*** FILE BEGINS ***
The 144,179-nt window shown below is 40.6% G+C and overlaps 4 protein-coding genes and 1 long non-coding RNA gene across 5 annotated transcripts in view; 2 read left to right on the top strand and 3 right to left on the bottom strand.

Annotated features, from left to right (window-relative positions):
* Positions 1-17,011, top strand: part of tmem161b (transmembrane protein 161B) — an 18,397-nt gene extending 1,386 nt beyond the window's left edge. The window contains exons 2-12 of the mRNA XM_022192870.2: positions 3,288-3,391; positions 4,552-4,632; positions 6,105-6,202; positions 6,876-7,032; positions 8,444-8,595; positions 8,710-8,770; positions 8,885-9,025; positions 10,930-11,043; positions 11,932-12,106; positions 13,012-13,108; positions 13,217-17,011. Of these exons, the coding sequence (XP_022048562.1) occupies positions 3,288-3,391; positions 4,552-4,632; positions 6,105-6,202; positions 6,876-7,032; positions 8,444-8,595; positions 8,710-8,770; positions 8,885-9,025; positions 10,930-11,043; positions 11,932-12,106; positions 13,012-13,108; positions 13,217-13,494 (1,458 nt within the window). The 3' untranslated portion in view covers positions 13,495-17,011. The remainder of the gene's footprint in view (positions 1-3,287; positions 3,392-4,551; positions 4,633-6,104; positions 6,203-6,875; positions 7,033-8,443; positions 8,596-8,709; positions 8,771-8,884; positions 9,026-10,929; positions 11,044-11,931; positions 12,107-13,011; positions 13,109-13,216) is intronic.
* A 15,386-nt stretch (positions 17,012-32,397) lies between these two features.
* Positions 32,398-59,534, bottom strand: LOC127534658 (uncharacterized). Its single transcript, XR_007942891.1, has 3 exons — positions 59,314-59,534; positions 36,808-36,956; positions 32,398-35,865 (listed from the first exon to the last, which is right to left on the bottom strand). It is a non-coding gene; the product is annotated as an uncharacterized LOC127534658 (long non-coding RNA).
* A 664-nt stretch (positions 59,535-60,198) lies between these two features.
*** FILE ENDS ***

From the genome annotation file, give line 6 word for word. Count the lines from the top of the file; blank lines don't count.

* A 664-nt stretch (positions 59,535-60,198) lies between these two features.